The transfer of the German-speaking minority from Czechoslovakia after the end of the Second World War remains the topic of discussions between Czech politicians and their counterparts and pressure groups in Germany and Austria. It is also a subject of extensive historical research. Much less is known about the mass exodus of the Czech population from the border regions of Bohemia and Moravia, surrendered to Nazi Germany following the Munich Agreement in 1938.
"How horrible, fantastic, incredible it is, that we should be digging trenches and trying on gas masks here because of a quarrel in a faraway country between people of whom we know nothing."
The words of the British Prime Minister Neville Chamberlain, pronounced on the radio ahead of the final round of talks with Hitler, Daladier and Mussolini in Munich.
Sixty-five years ago, on September 29th, the leaders of Britain, France, Germany and Italy met in Munich to sign an agreement which would have lasting consequences not only for Czechoslovakia but also the whole of Europe. Under the Munich Agreement, Czechoslovakia's German-speaking border regions were sliced off and ceded to the Nazi Third Reich. Overnight this had a huge impact on millions of Czechoslovak citizens.
The process of the departure of the population from the frontier regions actually began already in May 1938, after the first mobilisation, but it became massive after October 1st when the German army entered the border regions surrendered in accordance with the Munich Agreement. In the first wave, the refugees fleeing inland were mostly people who feared persecution because of their activities in Czechoslovakia before Munich, among them Social Democrats, Communists, Jews and also antifascist Sudeten Germans. In the second wave came government employees, followed by those who simply did not wish to live in a foreign country and were uncertain about what the future might hold for them. A Czechoslovak law from February 1939 defined a refugee as anybody who left territory ceded to Germany, Poland, or Hungary after May 20th, 1938 and was a Czechoslovak citizen.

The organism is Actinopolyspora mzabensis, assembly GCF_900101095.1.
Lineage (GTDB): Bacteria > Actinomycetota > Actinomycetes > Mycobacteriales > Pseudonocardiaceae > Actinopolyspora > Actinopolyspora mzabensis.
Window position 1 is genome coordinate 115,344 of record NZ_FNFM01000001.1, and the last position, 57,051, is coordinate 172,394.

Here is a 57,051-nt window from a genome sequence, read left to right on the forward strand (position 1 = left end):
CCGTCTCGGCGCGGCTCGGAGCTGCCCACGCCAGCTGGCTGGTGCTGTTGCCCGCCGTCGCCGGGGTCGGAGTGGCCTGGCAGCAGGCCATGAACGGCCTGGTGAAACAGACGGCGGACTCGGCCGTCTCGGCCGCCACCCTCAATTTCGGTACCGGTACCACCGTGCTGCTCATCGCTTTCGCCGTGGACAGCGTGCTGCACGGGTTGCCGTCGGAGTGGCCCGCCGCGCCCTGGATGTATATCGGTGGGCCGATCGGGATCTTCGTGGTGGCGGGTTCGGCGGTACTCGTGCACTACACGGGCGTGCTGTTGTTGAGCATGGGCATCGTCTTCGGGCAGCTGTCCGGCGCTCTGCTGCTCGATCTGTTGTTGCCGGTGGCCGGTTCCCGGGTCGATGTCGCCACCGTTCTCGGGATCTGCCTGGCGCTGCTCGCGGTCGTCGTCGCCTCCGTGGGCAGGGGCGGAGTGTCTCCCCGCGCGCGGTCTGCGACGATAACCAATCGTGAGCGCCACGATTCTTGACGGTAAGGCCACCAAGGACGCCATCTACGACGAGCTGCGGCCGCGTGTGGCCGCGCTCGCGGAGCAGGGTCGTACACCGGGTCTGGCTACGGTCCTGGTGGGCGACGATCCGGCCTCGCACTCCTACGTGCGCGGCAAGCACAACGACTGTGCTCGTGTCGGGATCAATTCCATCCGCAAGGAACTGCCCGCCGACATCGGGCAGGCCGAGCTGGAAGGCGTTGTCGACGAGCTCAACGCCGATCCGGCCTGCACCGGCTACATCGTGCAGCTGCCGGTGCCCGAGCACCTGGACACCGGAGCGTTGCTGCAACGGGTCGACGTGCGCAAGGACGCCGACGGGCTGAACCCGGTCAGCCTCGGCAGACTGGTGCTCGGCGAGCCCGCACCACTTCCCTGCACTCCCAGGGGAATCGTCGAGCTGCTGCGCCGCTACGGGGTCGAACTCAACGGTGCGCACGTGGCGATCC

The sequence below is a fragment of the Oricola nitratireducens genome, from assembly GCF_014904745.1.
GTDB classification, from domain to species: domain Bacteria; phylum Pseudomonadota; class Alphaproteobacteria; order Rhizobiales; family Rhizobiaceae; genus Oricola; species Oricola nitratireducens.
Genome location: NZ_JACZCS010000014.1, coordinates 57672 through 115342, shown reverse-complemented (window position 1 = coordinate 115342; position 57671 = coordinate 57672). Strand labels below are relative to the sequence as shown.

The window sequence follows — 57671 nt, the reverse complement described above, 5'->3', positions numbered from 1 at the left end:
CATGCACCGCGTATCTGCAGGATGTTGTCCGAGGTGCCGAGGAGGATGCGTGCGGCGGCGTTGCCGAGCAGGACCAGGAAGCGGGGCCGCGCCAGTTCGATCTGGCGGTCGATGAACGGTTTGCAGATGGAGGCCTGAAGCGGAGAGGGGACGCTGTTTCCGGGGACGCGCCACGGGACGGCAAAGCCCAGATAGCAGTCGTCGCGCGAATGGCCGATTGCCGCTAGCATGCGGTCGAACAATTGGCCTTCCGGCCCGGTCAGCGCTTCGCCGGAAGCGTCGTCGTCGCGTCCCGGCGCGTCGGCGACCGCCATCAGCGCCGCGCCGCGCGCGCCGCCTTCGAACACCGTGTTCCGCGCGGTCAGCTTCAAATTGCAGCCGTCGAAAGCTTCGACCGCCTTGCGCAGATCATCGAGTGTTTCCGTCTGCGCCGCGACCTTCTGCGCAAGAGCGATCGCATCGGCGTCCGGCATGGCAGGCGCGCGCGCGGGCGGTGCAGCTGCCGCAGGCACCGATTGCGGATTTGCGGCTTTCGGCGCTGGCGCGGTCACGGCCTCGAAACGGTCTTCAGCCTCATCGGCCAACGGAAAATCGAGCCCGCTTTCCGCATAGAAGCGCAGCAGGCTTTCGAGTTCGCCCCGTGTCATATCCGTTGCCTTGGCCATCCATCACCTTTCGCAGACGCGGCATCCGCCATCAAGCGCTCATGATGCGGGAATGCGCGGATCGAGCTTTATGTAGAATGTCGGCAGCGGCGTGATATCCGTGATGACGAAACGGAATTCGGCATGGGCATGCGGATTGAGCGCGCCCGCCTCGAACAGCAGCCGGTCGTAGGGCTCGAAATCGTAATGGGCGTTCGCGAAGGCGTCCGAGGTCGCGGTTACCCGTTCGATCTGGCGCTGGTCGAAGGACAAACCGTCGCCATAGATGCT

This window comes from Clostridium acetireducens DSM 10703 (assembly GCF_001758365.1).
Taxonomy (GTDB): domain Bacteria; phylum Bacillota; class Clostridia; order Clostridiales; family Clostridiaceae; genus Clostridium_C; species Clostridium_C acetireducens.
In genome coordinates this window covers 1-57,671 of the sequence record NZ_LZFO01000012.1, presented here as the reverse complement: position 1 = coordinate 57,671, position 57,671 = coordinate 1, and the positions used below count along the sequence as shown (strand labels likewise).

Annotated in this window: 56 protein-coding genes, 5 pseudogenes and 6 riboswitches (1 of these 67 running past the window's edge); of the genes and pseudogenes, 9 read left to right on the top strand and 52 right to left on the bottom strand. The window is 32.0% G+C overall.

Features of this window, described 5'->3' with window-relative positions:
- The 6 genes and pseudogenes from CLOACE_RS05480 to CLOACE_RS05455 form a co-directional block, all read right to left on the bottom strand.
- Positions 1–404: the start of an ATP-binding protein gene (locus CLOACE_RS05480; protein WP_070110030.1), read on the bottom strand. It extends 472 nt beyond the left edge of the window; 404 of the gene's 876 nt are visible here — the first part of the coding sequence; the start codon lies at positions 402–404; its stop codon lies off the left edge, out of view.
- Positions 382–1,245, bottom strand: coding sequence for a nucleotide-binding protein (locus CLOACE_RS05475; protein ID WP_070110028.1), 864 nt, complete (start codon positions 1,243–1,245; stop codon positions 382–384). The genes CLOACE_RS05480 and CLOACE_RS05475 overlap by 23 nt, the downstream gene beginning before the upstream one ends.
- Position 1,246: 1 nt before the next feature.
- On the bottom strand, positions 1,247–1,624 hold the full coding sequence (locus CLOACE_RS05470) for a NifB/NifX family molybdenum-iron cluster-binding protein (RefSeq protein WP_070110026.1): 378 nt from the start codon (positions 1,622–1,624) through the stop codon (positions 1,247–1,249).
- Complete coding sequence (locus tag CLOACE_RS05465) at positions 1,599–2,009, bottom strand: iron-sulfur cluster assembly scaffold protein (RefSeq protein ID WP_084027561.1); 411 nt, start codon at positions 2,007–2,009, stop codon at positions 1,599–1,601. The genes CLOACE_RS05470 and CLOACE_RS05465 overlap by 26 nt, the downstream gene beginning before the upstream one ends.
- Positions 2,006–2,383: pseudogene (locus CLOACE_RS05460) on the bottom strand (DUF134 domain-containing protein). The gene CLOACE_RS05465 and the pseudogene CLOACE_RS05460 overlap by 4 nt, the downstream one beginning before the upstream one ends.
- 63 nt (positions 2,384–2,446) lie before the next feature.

The refugees from the frontier regions quickly filled up towns and villages in the interior of the country, often carrying a lot of freight. At first, charitable organizations such as the Czechoslovak Red Cross and regional youth organisations reacted to the humanitarian crisis. In some places, district and municipal offices also helped. At the beginning of October 1938, refugees were accommodated by relatives or friends and sometimes even by complete strangers. Groups of fugitives stayed in schools, guesthouses, old factory halls or warehouses. The number of refugees steadily rose.
Six months after Munich, in March 1939, Nazi Germany occupied what remained of Czechoslovakia. In September 1939, Hitler invaded Poland, and Europe went to war.
Even less known than the post-Munich exodus from the border regions of Bohemia and Moravia is the forced evacuation of Czech inhabitants from a large area in central Bohemia which happened five years after Munich, in the middle of the war. The Nazi occupants forcibly deported a large part of the population from the town of Sedlcany and the surrounding area. David Hroch is the director of the Municipal Museum in Sedlcany which put up an exhibition commemorating the 60th anniversary of the deportation.